Mortality is high without treatment, but outcomes have improved markedly with current medical and surgical management.11 Complete surgical excision is the treatment of choice when technically feasible. Non-curative “debulking” surgery does not appear to be beneficial.12 The use of benzimidazole agents is indicated in all patients; indefinite therapy is necessary when definitive surgery is not possible because these agents are only parasitostatic.11 Albendazole is generally recommended because its systemic absorption is better than that of mebendazole. No other agent has been shown to be effective in human AE.13 Liver transplantation has been used in a small number of patients.14

EMERGENCE OF A NEW STRAIN OF ENZOOTIC ECHINOCOCCUS MULTILOCULARIS IN CANADA

The endemic North American sub-strains of Em, N1 (tundra zone), and N2 (central regions), which are genetically distinct from the European or Asian strains, have long been recognized in animals in North America.15,16 However, only two cases of autochthonous human disease had previously been confirmed in North America outside of St. Lawrence Island, Alaska—one in Manitoba, Canada, in 192817 and one in Minnesota, USA, in 1977.18,19 The latter case was retrospectively shown by molecular typing to have been caused by the N2 strain of the parasite.18 The endemic focus in St. Lawrence Island, Alaska, appears to be associated with an Asian strain of the parasite.20 Recently, a human case with genetic characteristics of the European strain was diagnosed in Vermont.21

The assumption that the endemic North American strain had low virulence for humans is supported by the consistent paucity of human AE cases on the continent, by animal studies,22 and by the absence of serologic evidence of infection in trappers at high risk of exposure in North America.23

Since 2012, the presence of a novel strain of Em has been documented in definitive hosts, primarily coyotes, and rodent intermediate hosts in western Canada. This strain has been shown to be genetically very close to the European strain but distant from the previously endemic N2 strain.15,2427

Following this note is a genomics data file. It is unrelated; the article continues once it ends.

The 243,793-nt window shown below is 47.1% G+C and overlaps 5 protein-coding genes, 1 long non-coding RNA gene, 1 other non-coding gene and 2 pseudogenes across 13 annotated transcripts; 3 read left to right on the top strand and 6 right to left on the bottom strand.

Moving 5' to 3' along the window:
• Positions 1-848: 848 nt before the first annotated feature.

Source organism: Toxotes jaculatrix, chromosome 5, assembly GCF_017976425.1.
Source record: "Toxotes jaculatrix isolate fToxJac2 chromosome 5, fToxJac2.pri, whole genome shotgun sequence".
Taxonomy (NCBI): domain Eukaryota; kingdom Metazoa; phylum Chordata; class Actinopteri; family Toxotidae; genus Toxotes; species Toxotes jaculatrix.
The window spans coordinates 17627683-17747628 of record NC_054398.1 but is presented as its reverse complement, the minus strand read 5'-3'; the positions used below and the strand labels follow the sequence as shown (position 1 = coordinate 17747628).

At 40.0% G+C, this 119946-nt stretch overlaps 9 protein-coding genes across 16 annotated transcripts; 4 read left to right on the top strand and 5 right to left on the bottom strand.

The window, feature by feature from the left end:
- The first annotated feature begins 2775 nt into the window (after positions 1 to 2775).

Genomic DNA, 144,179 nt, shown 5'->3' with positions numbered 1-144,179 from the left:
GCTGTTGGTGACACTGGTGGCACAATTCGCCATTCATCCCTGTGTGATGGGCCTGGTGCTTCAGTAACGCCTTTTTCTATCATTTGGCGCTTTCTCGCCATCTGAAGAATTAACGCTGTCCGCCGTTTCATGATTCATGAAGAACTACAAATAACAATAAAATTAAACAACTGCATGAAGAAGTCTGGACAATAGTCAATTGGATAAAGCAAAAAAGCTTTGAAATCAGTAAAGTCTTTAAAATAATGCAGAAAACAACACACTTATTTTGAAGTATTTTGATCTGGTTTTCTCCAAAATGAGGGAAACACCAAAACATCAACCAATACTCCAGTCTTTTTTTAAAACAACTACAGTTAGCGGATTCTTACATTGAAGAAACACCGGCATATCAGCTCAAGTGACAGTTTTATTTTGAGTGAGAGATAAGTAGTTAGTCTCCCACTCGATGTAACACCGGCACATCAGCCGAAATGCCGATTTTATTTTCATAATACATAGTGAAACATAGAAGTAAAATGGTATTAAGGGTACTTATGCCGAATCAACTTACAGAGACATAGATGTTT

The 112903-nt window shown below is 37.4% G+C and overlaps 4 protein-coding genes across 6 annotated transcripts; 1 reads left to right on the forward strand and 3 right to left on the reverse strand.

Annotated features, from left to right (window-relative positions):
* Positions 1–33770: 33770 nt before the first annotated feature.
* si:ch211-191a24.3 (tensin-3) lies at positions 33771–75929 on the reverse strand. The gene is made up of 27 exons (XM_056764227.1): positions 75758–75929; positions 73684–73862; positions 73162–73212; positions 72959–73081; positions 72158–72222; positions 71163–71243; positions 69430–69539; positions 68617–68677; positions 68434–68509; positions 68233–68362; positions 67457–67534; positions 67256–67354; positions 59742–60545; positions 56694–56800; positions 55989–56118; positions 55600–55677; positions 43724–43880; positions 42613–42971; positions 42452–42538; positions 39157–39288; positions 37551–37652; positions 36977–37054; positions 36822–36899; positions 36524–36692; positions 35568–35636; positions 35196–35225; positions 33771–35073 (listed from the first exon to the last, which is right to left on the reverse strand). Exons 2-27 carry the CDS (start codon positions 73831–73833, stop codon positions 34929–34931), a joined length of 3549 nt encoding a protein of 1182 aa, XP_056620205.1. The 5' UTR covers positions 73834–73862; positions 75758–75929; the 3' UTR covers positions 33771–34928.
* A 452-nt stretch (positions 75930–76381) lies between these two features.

In the first seven cases of human AE (Table 1; patients 1–7), molecular typing was available from tissue samples of five. All five showed the presence of a European-like Em strain. In four of these from whom adequate material was available, a single nucleotide polymorphism (SNP) in position 235 of the cob gene, which has been shown to be unique to North American specimens and predominant in local wildlife, was found.24

Table 1

Demographic characteristics, epidemiologic risk factors, clinical features, diagnostic results, disease classification, and treatment interventions of 17 cases of alveolar echinococcosis in Alberta, Canada

PtAge (years)/year of diagnosisGenderTravel: Europe or AsiaDog ownerRural/urbanImmunocompromisedIncidental finding# Of lesionsIWGE-WHO stage (10, 40)SerologyPCRTherapy
149/2013FemaleYesYesRuralYesYes7P3N0M0 IIIaPOSPOSAlbendazole
247/2016FemaleYesYesRuralNoNo4P4N1M0 IVPOSPOSAlbendazole
378/2016MaleNoYesUrbanNo?1P1M0N0 IPOSPOSSurgery and albendazole
452/2016FemaleNoYesRuralYesNo2P1N0M0 IINDPOSSurgery and albendazole
519/2017MaleYesYesUrbanYesYes3P1N0M0 IINDPOSSurgery none (refused)
655/2018MaleYesYesUrbanNoYes5P1N0M0 IPOSPOSAlbendazole
765/2018FemaleYesYesRuralNoNo2P1N1M0 IIIbPOSPOSSurgery and mebendazole
852/2018FemaleYesYesRuralYesNo2P1N1M0 IIIbPOSPOSSurgery and albendazole
957/2018MaleNoYesRuralNoYes1P1N0M0 IPOSPOSSurgery and albendazole
1075/2018FemaleYesNoUrbanNoYes3P3N0M0 INEGPOSAlbendazole
1156/2018MaleNoYesRuralYesYes3P1N0M0 INEGPOSSurgery and albendazole
1268/2018MaleNoYesRuralNoNo2P4N1M0 IVPOSNEGAlbendazole
1360/2019FemaleYesNoUrbanNoYes1P4N1MX IVPOSPOSAlbendazole